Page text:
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It’s good idea to get pre-approved for a mortgage to figure out how much you can afford to own a home before you start looking for a home. Most people get a mortgage from a bank, credit union or trust company to buy a home in British Columbia. You will have to pay interest on the mortgage, which will be added to your regular payments. Interest rates may vary, so it is important to check around for the best mortgage. A mortgage broker can help you choose a lender and find the best mortgage for you. If you have not yet built a Canadian credit history, it may be difficult to get a mortgage. Most banks require new immigrants to pay a higher percentage down payment to get a mortgage. You may contact banks for details.

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The B.C. Home Owner Mortgage and Equity (HOME) Partnership program is a program of British Columbia which provides first-time home buyers with a loan that is interest-free and payment-free for the first five years. If you are a first-time home buyer, the B.C. HOME Partnership program will meet your contribution up to 5% of the home’s purchase price, to a maximum purchase price of $750,000. After five years, you can either repay your loan or enter into monthly payments at current interest rates. Loans through the program become due after 25 years. Visit the government website to learn information of eligibility and restriction of the program.

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Setting Up Your Home

Once you move into your new home, you will need to set up your utilities, such as natural gas, electricity, telephone, Internet and cable. You will also need to notify your bank, credit card, financial companies, medical plan, Driver Licensing Centre, Canada Revenue Agency, work and children’s school of your new address, as well as any individuals or organizations from whom you regularly receive mail.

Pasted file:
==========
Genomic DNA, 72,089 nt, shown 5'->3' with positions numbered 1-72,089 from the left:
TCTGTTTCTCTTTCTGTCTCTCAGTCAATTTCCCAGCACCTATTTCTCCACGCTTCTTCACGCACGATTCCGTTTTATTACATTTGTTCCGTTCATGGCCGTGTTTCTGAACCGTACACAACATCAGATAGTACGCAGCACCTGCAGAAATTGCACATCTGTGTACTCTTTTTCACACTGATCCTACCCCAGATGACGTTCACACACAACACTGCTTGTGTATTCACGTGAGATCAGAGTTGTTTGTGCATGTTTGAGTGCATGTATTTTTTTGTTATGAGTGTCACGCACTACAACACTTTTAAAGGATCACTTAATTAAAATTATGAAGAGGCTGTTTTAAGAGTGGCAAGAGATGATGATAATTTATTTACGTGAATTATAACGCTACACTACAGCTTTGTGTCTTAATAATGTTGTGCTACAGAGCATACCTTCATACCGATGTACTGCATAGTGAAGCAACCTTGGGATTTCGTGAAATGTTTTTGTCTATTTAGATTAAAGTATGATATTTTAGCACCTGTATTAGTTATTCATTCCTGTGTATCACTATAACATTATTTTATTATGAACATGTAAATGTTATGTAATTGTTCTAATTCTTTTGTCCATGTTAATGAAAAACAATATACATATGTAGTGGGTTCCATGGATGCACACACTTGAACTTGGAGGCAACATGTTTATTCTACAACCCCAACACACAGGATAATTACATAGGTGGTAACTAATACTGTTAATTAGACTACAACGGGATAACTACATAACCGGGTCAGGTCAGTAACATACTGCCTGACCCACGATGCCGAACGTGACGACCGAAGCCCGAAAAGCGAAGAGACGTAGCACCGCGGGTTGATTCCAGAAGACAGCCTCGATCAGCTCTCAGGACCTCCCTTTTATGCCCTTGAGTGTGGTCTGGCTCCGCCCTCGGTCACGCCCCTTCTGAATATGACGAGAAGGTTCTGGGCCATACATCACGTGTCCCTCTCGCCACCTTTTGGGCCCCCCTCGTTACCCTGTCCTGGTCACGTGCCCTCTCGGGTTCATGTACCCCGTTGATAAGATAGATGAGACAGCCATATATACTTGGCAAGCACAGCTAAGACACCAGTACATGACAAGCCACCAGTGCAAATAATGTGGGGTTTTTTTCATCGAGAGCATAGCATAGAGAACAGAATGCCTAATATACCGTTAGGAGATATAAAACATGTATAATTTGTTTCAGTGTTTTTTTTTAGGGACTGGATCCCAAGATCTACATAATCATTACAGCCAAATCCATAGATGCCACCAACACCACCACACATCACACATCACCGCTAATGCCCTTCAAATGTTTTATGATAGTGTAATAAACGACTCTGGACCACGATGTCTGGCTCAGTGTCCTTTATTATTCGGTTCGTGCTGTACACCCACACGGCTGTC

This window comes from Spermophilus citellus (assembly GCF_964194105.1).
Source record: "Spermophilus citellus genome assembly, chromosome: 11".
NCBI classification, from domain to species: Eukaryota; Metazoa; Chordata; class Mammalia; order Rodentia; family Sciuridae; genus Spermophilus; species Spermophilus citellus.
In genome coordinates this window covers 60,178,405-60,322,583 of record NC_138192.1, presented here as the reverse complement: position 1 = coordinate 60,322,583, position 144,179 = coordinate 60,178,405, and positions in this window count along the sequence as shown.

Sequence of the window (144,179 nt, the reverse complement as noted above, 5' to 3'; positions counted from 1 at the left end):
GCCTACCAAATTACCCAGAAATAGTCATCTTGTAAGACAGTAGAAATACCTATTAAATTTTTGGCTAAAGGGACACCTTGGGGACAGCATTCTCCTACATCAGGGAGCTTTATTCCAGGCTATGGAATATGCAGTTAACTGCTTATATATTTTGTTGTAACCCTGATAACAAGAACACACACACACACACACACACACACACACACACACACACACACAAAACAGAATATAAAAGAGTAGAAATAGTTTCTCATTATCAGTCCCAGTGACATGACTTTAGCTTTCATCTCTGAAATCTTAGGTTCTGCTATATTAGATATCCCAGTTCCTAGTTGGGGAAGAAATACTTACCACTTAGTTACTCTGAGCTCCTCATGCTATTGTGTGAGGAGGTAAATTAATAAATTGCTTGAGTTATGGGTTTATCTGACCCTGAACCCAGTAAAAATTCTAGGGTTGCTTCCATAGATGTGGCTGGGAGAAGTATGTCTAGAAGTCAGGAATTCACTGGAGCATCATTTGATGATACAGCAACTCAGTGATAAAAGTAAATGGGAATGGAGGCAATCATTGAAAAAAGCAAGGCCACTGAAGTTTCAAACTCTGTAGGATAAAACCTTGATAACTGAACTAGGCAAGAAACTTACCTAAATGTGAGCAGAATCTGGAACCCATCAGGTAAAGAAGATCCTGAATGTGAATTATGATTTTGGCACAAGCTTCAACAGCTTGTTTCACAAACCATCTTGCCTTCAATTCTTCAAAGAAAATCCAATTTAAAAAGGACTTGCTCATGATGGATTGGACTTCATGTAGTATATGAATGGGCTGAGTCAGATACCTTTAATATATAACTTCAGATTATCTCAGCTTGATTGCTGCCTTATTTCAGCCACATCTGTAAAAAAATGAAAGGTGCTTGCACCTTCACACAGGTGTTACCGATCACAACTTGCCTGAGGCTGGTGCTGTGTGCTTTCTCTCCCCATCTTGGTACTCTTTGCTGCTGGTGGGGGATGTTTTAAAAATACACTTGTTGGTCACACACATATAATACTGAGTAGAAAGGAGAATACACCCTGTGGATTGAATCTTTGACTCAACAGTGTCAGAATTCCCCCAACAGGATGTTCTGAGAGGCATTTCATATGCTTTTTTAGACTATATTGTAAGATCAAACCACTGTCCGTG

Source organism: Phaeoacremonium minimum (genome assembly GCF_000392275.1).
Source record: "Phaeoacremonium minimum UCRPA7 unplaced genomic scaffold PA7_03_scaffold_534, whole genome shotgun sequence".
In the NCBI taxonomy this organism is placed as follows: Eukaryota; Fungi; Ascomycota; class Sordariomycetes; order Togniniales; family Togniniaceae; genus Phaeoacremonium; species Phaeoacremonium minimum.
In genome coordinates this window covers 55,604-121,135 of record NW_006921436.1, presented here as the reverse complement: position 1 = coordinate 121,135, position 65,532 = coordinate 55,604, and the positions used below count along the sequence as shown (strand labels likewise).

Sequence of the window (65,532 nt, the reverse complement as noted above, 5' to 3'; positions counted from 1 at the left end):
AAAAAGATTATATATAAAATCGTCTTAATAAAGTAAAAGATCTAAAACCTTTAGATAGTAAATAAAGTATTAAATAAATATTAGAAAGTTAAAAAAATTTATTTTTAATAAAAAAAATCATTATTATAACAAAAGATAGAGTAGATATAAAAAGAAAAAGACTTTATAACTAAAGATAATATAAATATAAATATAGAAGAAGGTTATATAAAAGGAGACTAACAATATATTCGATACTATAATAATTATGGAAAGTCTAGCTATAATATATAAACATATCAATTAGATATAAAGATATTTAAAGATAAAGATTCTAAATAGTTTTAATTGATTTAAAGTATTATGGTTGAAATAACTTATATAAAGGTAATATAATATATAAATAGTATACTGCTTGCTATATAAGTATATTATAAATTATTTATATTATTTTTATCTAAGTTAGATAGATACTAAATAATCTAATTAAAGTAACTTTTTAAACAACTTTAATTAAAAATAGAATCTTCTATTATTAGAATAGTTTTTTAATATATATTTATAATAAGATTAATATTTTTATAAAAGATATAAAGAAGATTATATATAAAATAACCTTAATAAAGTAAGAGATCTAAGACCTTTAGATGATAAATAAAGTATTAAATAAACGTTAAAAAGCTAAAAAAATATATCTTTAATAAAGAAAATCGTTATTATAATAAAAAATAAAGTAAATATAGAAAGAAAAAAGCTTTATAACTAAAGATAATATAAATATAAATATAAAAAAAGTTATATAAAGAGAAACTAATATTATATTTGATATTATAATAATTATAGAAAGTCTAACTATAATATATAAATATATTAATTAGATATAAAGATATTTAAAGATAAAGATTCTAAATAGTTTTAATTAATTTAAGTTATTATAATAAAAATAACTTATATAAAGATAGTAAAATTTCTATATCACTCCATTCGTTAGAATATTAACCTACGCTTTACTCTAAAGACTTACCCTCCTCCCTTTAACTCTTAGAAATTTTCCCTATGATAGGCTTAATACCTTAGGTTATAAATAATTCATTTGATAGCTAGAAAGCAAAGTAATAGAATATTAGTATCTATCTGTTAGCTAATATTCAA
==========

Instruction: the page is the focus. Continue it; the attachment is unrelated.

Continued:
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If you are a homeowner, you must get home insurance in British Columbia. It protects your assets, such as your home and contents, from fire, theft, windstorms and other unexpected problems. If you are a tenant, you do not have to get tenant insurance, but your landlord may ask you to get it. Tenants are responsible for any damage that they cause to any part of the building that they are living in. Tenant insurance covers personal belongings and liability insurance.

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If you are a homeowner, you will have to set up and pay for electricity and/or natural gas. If you are a renter, you may or may not have to set up and pay for electricity and/or natural gas. Check your tenancy agreement to see if these costs are covered by your rent. Not all properties use natural gas in British Columbia, so ask your real estate agent or landlord if you need it. BC Hydro is the main distributor of electricity in British Columbia. FortisBC is the largest distributor of natural gas in British Columbia.